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It was a case of keep calm and carry on in Catalonia yesterday - no civil disobedience by civil servants and no widespread protests despite the wealthy region now coming under the direct control of Madrid. It appeared that another chapter in the long history of Catalonia was slowly closing, just a month after the so-called illegal referendum on independence. Elections will be taking place in December and the pro-independence government, under threat of arrest, appear to have disappeared. So does this mean that the crisis in Catalonia is effectively over? Probably not over but probably entering into its final phases.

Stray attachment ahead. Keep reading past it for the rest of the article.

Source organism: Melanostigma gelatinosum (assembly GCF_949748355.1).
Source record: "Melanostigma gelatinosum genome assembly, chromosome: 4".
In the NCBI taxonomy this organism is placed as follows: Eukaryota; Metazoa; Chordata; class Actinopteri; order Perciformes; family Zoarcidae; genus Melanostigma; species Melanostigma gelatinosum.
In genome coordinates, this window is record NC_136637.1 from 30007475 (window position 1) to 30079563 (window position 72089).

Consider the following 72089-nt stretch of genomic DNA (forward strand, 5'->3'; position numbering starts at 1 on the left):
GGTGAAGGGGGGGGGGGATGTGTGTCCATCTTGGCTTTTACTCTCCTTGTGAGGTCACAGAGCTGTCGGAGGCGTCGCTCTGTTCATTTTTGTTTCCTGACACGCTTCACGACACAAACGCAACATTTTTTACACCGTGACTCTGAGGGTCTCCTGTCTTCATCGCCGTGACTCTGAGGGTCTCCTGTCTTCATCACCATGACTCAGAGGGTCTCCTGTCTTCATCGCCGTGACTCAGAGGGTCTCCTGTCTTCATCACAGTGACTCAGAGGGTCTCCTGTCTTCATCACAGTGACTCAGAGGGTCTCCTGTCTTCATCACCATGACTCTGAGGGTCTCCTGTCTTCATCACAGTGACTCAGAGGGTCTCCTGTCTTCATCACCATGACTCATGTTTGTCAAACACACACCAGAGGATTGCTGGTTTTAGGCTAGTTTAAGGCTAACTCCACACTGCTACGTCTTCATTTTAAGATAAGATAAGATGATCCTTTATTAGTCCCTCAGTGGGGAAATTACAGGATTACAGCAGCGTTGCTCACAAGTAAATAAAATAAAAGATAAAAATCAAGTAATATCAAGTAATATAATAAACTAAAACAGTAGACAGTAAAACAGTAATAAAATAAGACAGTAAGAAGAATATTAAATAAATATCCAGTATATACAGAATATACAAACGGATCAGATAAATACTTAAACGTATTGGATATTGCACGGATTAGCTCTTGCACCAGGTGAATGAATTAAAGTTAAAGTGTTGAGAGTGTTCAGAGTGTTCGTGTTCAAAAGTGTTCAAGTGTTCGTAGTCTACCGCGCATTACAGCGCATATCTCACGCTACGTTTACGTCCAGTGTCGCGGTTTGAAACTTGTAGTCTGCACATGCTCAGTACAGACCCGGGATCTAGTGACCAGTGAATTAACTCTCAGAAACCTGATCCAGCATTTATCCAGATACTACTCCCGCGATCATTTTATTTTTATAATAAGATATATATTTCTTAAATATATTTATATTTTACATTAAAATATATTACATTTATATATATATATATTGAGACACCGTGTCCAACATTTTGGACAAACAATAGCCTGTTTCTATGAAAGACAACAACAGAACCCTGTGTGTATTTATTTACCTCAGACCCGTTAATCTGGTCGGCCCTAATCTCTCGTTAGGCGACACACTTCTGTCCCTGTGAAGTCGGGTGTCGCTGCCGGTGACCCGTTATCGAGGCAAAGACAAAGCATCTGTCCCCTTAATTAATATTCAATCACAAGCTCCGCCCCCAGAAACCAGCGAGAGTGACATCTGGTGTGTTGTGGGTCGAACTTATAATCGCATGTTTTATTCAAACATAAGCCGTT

A protest by half-a-million people through the streets of Barcelona on Sunday calling for unity with Spain just underlined how divided the region really is. Madrid always had the trump cards but it will be interesting to see whether the pro-independence former Catalan government have really done their cause any favours. They certainly made a point by declaring independence but at the same time they never really took into account that a sizable proportion of Catalonia wants to stay part of Spain. If Madrid can take control over the region until the elections in December, then it will be a victory for Mariano Rajoy. But as I have said in this space on numerous occasions, half the population of Catalonia wants independence. The new regional government will have to rule for all, not just one side.